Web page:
The combination of events described in the previously mentioned paragraphs can easily lead us to understand the overt use and misunderstanding of imagery. In the war in Afghanistan for example, we see NATO combat troops, we see civilian casualties, we see bombings and we see this all through the eyes of mostly western foreign eyes who spend brief amounts of time embedded with troops, yet we hardly ever see the enemy and much less understand their motives, beyond an obscure and ill defined label of terrorists. The most common image in fact of the Afghan war is a of US soldier blasting or pointing his gun into an open field where we are to imagine the enemy hides. Who are we really fighting?
News imagery today, finally serves us more as a reminder of what misery and suffering others are living than to communicate any real sense of information of how and why this is actually occurring or who is the cause. They have become another consumer product competing or creating a pseudo balance between the imagery of satisfaction and happiness. It has reached such a contrast level that we often see combat experienced photographers from prominent news and documentary agencies diving into the visuals and aesthetics of backdoor fashion catwalks with models nearly as thin as starving children in sub-Saharan Africa.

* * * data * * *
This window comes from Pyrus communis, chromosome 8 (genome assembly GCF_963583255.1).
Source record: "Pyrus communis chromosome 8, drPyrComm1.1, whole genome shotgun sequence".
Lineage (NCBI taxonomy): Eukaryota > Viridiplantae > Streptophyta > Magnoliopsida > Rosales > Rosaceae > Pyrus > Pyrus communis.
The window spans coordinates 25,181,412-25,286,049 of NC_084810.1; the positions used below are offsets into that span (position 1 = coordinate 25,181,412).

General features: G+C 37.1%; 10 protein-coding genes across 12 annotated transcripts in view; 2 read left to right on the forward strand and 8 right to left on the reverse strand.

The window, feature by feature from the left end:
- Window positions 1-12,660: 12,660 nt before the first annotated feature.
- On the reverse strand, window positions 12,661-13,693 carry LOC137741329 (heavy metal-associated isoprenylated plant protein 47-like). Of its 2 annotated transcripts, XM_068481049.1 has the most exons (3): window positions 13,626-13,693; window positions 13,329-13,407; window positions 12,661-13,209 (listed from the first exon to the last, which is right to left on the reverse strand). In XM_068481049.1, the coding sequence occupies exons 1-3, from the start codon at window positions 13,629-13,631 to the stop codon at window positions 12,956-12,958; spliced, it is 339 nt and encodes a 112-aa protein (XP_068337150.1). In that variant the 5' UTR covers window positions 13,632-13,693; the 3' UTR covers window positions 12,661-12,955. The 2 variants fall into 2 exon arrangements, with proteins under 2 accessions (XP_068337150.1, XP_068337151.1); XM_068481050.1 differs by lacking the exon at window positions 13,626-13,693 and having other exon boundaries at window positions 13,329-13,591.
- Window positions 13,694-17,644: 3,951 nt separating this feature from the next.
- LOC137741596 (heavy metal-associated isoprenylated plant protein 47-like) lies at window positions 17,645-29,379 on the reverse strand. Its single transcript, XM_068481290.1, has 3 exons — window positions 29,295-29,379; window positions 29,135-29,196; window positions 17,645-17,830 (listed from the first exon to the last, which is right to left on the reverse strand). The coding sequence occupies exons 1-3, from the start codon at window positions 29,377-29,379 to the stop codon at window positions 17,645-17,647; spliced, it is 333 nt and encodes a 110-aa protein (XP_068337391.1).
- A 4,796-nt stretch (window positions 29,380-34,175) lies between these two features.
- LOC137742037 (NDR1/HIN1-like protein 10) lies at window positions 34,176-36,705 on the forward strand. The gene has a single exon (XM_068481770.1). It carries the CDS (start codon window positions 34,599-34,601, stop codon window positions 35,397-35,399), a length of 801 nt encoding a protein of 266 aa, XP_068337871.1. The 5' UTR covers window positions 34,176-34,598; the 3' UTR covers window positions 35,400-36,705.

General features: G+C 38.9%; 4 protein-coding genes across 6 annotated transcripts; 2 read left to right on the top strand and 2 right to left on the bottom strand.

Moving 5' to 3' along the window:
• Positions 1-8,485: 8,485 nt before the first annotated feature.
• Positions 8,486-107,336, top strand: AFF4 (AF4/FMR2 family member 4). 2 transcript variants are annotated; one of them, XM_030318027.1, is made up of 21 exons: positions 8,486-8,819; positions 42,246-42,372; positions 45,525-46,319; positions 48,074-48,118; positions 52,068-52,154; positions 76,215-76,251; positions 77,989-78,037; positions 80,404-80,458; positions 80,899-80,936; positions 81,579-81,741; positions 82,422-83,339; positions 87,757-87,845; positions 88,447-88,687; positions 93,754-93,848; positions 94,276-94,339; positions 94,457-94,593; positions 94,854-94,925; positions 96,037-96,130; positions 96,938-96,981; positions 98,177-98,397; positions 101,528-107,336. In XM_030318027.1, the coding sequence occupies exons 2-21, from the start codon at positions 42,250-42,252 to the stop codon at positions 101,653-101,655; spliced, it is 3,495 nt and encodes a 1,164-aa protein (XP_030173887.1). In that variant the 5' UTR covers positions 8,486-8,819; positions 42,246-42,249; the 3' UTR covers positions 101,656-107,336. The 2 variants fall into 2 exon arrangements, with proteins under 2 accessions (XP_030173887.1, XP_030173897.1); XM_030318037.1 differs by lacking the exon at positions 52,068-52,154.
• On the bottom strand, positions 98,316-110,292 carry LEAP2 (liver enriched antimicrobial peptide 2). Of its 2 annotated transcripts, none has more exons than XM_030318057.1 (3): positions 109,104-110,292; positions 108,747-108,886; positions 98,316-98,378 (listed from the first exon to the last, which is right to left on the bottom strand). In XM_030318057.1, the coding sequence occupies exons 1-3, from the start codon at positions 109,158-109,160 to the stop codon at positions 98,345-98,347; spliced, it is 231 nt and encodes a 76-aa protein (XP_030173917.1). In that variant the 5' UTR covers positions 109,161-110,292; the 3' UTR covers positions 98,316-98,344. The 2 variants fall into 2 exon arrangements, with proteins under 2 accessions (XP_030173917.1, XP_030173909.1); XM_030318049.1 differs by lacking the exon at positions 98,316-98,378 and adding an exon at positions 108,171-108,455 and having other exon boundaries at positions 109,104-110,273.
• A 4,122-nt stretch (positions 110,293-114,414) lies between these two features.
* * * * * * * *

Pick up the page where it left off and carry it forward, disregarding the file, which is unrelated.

It is of no surprise then that as the manipulation of the aesthetics of both of these image types grows at the same speed as the next version of Photoshop hits that market, that they too are as quickly discarded as the previous software version. War is forgotten. Famine is non-existent. Natural disasters have passed.
Until only a year ago, the war in Iraq was of headline news, now with the retrieval of US troops, the disaster brought about to the country and the toll on the local population has apparently disappeared and rolled into Afghanistan, which ironically has been at war longer and we can’t seem to figure out what is really going on.